The Shamrock Shake Is Here; Spring Can’t Be Far Behind


Photo credit: McDonald’s

Shamrock Shakes, those minty-green harbingers of spring, are back. Last week, they began rolling out in 95 percent of the 14,350 McDonald’s restaurants across the United States. This week they’ll hit Canada and, you guessed it, Ireland.

“[When] Shamrock Shakes appear on the menu, it’s a better predictor of spring than Groundhog Day,” Mike Bullington, the McDonald’s archivist, told us.

But, like the groundhog’s disappearing shadow, the St. Patrick’s Day mainstay will become a sweet memory by the end of March or early April, depending on how long supplies last in particular markets, according to McDonald’s.


A vintage McDonald’s Shamrock Shake ad from the 1970s. Photo: McDonald’s 

More than 40 years after their initial launch, Shamrock Shakes remain a huge fan favorite, generating the most customer inquiries regarding availability second only to the McRib. But they also hold a significant role in McDonald’s history: The shakes helped to fund the first Ronald McDonald House, the network of home-away-from-homes that provide support for pediatric cancer patients and their families. 


This classic Shamrock Shake commercial from 1983 will definitely put a jig in your step. Video: The Museum of Classic Chicago Television

To help get the St. Patrick’s Day party started, Bullington and the McDonald’s team shared with us a few other Shamrock Shake facts:

-    Hal Rosen, who owned several McDonald’s franchises in Connecticut, first introduced a version of the shake in 1967 in celebration of St. Patrick’s Day.

-    McDonald’s picked up Rosen’s idea in 1970 and began selling Shamrock Shakes in some East Coast and mid-Atlantic restaurants.

-    Owners of Delaware Valley McDonald’s restaurants joined ranks in 1974 and donated about $35,000 in proceeds from Shamrock Shake sales to help buy the first Ronald McDonald House, in Philadelphia. Fred Hill, a former tight end with the Philadelphia Eagles football team, had a daughter who was undergoing treatment for leukemia at the time and started the fundraising drive with the help of the team’s players and management.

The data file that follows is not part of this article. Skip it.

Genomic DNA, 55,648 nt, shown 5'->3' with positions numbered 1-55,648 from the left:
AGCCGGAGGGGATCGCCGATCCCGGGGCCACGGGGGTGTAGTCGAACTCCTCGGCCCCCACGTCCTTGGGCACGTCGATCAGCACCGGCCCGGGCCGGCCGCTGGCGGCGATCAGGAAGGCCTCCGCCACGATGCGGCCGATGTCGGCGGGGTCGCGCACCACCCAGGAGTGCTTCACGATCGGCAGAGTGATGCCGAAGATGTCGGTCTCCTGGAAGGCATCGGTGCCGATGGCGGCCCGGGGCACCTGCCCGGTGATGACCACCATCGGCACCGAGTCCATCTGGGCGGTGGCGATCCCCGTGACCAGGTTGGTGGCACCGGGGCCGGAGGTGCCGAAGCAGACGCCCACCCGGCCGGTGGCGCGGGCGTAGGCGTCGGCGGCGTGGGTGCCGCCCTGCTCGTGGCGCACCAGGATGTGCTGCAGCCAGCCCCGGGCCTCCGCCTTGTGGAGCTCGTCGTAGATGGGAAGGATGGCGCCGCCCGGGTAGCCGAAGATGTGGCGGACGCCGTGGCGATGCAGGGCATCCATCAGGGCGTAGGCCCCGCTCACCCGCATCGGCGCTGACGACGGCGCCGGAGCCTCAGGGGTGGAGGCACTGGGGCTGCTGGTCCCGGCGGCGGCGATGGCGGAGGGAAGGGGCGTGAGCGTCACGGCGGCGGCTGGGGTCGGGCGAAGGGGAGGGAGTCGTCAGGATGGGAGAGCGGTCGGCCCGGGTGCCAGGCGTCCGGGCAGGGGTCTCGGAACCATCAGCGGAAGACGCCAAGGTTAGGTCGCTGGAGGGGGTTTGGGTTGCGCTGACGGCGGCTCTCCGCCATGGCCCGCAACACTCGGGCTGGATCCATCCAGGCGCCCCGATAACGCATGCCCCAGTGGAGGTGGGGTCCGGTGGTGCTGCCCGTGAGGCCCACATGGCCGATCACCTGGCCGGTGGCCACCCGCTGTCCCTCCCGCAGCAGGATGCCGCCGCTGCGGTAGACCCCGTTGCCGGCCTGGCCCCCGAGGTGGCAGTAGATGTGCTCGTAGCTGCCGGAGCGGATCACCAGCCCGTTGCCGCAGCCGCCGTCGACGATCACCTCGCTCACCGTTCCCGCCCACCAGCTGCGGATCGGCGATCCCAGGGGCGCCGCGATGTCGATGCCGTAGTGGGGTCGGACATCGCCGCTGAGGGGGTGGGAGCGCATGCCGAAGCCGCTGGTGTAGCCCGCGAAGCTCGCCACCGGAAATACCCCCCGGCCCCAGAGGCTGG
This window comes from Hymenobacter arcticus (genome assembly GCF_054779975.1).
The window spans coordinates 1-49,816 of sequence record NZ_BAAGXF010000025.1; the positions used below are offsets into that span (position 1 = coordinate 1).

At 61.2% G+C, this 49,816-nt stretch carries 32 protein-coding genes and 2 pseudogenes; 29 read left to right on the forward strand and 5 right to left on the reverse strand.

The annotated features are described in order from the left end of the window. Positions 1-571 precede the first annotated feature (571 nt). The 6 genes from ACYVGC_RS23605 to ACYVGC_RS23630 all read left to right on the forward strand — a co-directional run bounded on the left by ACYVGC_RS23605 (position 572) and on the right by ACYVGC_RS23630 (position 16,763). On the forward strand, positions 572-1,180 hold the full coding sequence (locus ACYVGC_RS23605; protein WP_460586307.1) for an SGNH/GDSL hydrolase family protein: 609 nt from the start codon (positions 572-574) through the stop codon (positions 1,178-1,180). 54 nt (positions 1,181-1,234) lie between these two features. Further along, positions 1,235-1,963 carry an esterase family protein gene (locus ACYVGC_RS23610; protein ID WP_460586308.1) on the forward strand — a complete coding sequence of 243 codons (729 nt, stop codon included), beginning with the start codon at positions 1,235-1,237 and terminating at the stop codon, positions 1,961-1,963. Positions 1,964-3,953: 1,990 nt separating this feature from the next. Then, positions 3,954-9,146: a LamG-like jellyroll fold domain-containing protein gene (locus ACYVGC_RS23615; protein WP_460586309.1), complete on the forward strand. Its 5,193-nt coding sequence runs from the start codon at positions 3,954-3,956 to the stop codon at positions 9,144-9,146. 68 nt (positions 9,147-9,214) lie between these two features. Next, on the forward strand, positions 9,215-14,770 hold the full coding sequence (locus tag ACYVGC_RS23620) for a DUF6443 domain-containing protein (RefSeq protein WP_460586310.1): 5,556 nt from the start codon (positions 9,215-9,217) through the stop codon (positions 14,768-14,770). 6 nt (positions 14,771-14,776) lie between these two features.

Uncle O’Grimacey paints McDonaldland green in this vintage Shamrock Shake television commercialVideo: YouTube, Darin Manser

-    In 1975, Uncle O’Grimacey, the shake’s beloved mascot, begins traveling from Ireland to McDonaldland to celebrate St. Patrick’s Day with his nephew Grimace. After appearing for a few years in commercials and promos, O’Grimacey returns to the homeland for good. “Uncle O’Grimacey is enjoying his retirement,” Bullington assured us.

-    Reduced-fat ice cream, milk, and the secret Shamrock Shake sauce are the primary ingredients. Here’s the full list of ingredients and nutritional information.

-    At some point during the shake’s history, McDonald’s began blending a thinner version. Prompted by customer requests, the company in 2003 returned the shake to its “triple-thick” consistency.

-    McDonald’s rolled the shake into its McCafe line in 2010, added whipped cream and a cherry, and began serving it in a clear plastic cup so customers could see the color, explained Bullington. 

-     In 2012, the company made the shakes available nationwide.

You’d know spring was around the corner if you happened to see this ad. Video: YouTube, WRFB79

A few ideas for your next St. Patrick’s Day feast:

Tips for the best Irish soda bread  

How to cook with beer

Start St. Patty’s Day right with this corned beef hash

Who do you think would win in a St. Patrick’s Day shillelagh smackdown, Uncle O’Grimacey or Cookie O’Puss?